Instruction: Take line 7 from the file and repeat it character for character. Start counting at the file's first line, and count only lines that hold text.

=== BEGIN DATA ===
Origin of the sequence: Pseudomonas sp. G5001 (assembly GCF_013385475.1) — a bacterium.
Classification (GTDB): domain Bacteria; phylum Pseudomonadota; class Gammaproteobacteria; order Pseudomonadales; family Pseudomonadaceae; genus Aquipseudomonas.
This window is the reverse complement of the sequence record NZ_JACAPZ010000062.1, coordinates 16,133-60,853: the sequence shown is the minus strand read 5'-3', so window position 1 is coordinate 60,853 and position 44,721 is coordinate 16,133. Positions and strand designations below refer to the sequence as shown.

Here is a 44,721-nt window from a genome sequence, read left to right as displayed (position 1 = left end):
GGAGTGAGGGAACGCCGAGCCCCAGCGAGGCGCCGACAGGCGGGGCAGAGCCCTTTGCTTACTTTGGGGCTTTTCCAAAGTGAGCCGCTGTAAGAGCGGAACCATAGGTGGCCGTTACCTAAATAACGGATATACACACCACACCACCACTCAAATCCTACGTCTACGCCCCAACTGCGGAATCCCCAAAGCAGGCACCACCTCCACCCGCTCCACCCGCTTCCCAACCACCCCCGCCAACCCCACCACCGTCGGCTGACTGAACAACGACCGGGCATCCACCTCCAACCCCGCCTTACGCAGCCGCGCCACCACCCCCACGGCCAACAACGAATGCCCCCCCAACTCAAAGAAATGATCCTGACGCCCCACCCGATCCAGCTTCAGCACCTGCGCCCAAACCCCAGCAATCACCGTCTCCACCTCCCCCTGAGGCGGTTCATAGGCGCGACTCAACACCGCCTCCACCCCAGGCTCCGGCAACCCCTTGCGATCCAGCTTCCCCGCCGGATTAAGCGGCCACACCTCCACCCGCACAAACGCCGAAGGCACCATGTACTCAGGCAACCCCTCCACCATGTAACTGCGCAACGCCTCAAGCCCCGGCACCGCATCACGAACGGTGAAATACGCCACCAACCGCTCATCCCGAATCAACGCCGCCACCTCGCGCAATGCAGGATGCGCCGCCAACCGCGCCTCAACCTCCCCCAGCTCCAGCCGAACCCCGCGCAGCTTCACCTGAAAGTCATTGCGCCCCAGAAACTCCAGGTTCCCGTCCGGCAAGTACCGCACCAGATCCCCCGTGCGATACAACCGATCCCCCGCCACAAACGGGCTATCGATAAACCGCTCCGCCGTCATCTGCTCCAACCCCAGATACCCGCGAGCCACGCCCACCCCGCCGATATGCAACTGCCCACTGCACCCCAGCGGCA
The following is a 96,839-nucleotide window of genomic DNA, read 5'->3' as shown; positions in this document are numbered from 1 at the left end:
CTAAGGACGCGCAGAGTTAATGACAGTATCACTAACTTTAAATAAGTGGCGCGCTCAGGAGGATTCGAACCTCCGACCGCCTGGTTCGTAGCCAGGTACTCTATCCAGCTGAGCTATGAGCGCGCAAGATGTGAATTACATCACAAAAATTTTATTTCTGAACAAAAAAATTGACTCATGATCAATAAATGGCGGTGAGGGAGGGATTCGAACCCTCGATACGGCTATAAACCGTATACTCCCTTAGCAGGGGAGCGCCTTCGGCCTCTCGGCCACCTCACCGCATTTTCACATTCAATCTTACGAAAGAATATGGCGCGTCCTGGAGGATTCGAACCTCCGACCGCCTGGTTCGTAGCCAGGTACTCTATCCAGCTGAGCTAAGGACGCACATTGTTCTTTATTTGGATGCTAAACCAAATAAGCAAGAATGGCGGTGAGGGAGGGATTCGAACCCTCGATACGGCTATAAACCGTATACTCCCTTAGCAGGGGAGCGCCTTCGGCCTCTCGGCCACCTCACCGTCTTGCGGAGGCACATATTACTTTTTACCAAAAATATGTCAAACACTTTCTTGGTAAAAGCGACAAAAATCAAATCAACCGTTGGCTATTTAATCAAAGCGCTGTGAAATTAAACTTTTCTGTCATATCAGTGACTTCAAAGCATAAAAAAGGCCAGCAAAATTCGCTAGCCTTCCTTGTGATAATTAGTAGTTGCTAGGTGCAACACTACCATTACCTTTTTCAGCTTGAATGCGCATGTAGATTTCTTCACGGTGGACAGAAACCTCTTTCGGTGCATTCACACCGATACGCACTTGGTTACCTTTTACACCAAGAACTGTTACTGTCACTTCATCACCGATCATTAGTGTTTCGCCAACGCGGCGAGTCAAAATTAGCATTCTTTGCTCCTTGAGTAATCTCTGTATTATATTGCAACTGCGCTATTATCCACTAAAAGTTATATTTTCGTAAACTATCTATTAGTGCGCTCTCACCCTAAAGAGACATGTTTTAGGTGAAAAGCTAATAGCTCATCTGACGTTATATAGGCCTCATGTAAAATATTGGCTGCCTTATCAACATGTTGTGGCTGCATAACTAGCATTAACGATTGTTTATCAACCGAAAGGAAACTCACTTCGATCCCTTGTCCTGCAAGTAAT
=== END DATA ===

CTAAGGACGCGCAGAGTTAATGACAGTATCACTAACTTTAAATAAGTGGCGCGCTCAGGAGGATTCGAACCTCCGACCGCCTGGTTCGTAGCCAGGTACTCTATCCAGCTGAGCTATGAGCGCGCAAGATGTGAATTACATCACAAAAATTTTATTTCTGAACAAAAAAATTGACTCATGATCAATAAATGGCGGTGAGGGAGGGATTCGAACCCTCGATACGGCTATAAACCGTATACTCCCTTAGCAGGGGAGCGCCTTCGGCCTCTCGGCCACCTCACCGCATTTTCACATTCAATCTTACGAAAGAATATGGCGCGTCCTGGAGGATTCGAACCTCCGACCGCCTGGTTCGTAGCCAGGTACTCTATCCAGCTGAGCTAAGGACGCACATTGTTCTTTATTTGGATGCTAAACCAAATAAGCAAGAATGGCGGTGAGGGAGGGATTCGAACCCTCGATACGGCTATAAACCGTATACTCCCTTAGCAGGGGAGCGCCTTCGGCCTCTCGGCCACCTCACCGTCTTGCGGAGGCACATATTACTTTTTACCAAAAATATGTCAAACACTTTCTTGGTAAAAGCGACAAAAATCAAATCAACCGTTGGCTATTTAATCAAAGCGCTGTGAAATTAAACTTTTCTGTCATATCAGTGACTTCAAAGCATAAAAAAGGCCAGCAAAATTCGCTAGCCTTCCTTGTGATAATTAGTAGTTGCTAGGTGCAACACTACCATTACCTTTTTCAGCTTGAATGCGCATGTAGATTTCTTCACGGTGGACAGAAACCTCTTTCGGTGCATTCACACCGATACGCACTTGGTTACCTTTTACACCAAGAACTGTTACTGTCACTTCATCACCGATCATTAGTGTTTCGCCAACGCGGCGAGTCAAAATTAGCATTCTTTGCTCCTTGAGTAATCTCTGTATTATATTGCAACTGCGCTATTATCCACTAAAAGTTATATTTTCGTAAACTATCTATTAGTGCGCTCTCACCCTAAAGAGACATGTTTTAGGTGAAAAGCTAATAGCTCATCTGACGTTATATAGGCCTCATGTAAAATATTGGCTGCCTTATCAACATGTTGTGGCTGCATAACTAGCATTAACGATTGTTTATCAACCGAAAGGAAACTCACTTCGATCCCTTGTCCTGCAAGTAAT